Most of us, at various moments and at different times of our life, are faced with problems or situations that we don’t like and want to change. Or that we don’t understand, and want to know more about. Or we’re just plain curious! In all of these circumstances, enquiry can work wonders.
One of the first principles of enquiry is the recognition that it isn’t actually necessary to struggle to change things. In fact, it can even be counterproductive.
Change happens, whether we like it or not. What is needed is the capacity to stay with whatever is there, because when you explore and observe your experience, it unfolds. Life is a flow of experience. And if the same thing seems to keep happening, over and over again, it’s because our perspective is caught in an unchanging pattern. By taking a broader perspective, the flow becomes more apparent. It’s like watching a stream. If you see boulders in the stream only as obstructions, you may not notice the intricate swirls and eddies of the water, the fascinating changes of light and colours, shifting sand and pebbles, plant life and underwater creatures, or even glorious visiting kingfishers and magnificent leaping salmon. Even boulders look different when you see them from a different viewpoint!
If it’s not one thing…
It’s a mother, as a comedian once ruefully ad-libbed – after a long period of therapy, I suspect. It’s true, when you study psychology for any length of time, you start to think that everything (especially the bad bits!) that has ever happened to you is your mother’s fault. What’s important to realize is that in fact, most of us tend to view the whole world as our mother. We expect the outside world to give us what we want. And we get annoyed, frustrated, and outraged when this doesn’t happen. Which is strange, when you think about it, because we’re part and parcel of the world ourselves. It’s like blaming your thumb for hurting, when you hit it with a hammer.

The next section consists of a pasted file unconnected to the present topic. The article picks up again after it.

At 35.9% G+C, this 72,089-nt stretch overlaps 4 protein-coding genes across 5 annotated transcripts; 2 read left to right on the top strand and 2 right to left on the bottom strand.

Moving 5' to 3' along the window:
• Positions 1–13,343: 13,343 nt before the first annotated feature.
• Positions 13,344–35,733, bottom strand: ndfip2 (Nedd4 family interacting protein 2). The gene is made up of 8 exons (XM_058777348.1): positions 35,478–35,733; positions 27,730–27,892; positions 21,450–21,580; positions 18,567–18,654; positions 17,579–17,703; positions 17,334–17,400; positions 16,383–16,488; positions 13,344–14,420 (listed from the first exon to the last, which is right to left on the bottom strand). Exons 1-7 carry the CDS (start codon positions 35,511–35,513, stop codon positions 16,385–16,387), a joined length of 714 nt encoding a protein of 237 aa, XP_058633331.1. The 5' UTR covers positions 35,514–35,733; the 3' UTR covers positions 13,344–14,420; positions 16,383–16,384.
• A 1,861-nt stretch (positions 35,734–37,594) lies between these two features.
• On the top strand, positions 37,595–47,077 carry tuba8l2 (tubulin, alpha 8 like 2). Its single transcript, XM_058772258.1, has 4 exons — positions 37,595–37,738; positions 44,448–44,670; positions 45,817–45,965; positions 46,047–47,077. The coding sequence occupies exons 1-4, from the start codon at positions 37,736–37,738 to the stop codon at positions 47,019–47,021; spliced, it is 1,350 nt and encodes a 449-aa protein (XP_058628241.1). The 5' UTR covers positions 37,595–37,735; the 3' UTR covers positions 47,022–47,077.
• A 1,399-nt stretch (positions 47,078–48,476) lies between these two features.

Especially in our day and age, when so much more is explained and developed with the help of continually expanding scientific knowledge about the human mind and body, the process of enquiry is greatly supported by information about the workings of the mind and our physical and emotional states. Personally, I find the study of the human psyche both vastly interesting and extremely useful, however it’s not a prerequisite for the practice of enquiry. Obviously, it is possible to come to very deep understanding of ourselves without training in psychology or neurology or biology or all the other –ologies that have evolved in (relatively) recent time. Enquiry works because it is based on our own experience, in the moment. You start with a question, a problem, a situation, or simply openness to what is there in the moment. By focusing on your inner experience, you can get a felt sense of it. Staying with this felt sense, getting closer to it, reveals more about it. And ultimately, allows it to transform, to unfurl, to flow.
There’s much more to find out through enquiry. Visit The Enquiring Spirit. www.chayes.nl